How to Deliver a Tedx ‘Talk’

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The words I say to myself or how to deliver a successful TEDx talk. Late last year I received an email from one of the TEDx organisers in Paris – Caroline Carlicchi. I had never met Caroline; she had heard of me and experienced some of my thinking remotely during a course in India conducted by one of my associates there. The call was an invitation to present at the TEDx conference in Paris in June. Now who has not heard of TED talks? Well I find that this divides into two camps – those who have and are passionate disciples of the TED concept and those who have not yet heard of them but who are about to become Passionate disciples of the TED concept! I know of no one who having been introduced to TED does not rave about the talks, the presenters, the whole concept. So to be invited to speak at one of the conferences was for me a huge honour; a marker in my career and I have been in business now for over 40 years.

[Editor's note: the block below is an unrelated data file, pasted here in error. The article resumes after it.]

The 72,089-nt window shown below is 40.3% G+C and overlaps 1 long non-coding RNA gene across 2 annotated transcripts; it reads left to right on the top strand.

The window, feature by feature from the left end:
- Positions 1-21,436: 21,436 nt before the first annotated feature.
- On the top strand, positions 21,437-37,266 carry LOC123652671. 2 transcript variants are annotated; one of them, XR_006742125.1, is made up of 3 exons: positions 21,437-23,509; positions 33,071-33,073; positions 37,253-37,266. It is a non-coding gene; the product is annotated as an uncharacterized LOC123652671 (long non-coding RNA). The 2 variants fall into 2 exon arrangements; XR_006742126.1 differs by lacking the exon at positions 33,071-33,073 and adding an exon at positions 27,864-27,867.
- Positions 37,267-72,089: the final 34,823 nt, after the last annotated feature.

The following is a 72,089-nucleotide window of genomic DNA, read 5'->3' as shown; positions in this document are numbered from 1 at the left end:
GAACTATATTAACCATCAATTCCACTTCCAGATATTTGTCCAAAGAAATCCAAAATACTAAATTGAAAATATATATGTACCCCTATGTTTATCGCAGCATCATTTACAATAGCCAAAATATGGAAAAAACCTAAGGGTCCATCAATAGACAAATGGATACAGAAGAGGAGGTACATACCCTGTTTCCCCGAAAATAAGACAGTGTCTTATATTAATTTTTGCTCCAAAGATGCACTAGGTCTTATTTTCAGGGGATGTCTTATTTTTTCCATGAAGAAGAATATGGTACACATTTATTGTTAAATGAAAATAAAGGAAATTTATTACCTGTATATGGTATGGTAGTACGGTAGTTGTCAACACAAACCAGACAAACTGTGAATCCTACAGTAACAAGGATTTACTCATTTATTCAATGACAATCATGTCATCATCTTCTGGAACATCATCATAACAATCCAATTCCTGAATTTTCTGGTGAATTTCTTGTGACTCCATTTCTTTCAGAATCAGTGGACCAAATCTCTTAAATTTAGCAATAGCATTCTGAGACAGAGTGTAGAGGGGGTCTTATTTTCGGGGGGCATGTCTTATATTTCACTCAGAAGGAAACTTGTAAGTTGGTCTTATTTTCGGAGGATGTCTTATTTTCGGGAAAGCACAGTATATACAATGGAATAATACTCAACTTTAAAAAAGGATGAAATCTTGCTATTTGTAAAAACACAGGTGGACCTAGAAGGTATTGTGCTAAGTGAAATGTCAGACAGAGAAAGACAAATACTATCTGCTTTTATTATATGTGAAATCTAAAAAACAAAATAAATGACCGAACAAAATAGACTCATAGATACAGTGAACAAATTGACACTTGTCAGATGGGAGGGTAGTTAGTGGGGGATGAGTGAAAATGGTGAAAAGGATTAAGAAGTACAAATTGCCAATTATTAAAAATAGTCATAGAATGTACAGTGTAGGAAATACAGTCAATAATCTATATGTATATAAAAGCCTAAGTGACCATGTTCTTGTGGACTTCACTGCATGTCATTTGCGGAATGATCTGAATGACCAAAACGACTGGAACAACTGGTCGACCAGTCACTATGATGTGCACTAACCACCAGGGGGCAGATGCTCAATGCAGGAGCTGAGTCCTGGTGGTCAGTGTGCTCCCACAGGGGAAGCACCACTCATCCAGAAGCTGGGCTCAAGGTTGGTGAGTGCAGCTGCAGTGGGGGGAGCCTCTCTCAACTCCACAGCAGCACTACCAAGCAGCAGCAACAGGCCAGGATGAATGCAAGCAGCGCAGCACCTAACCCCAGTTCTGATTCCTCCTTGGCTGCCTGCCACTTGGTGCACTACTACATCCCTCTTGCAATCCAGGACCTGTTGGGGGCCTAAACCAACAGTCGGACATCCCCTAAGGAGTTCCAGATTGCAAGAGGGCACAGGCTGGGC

“Yes” I replied without hesitation and without question. “Mid June?” Caroline asked. Oh no .. mid our planned bike tour across France … but “Yes” I replied on the basis that I would find a way to move or work around the existing cycling plans. And “In French”. OMG I thought. My French although OK in local conversations and fetes in rural France where we live consists of farming talk not the talk of the business elite in the heart of France. “Yes” I replied with an unmissable quake in my voice. And so began what was a remarkable journey of learning, some learnings I might have expected and many I could not have anticipated in a million years!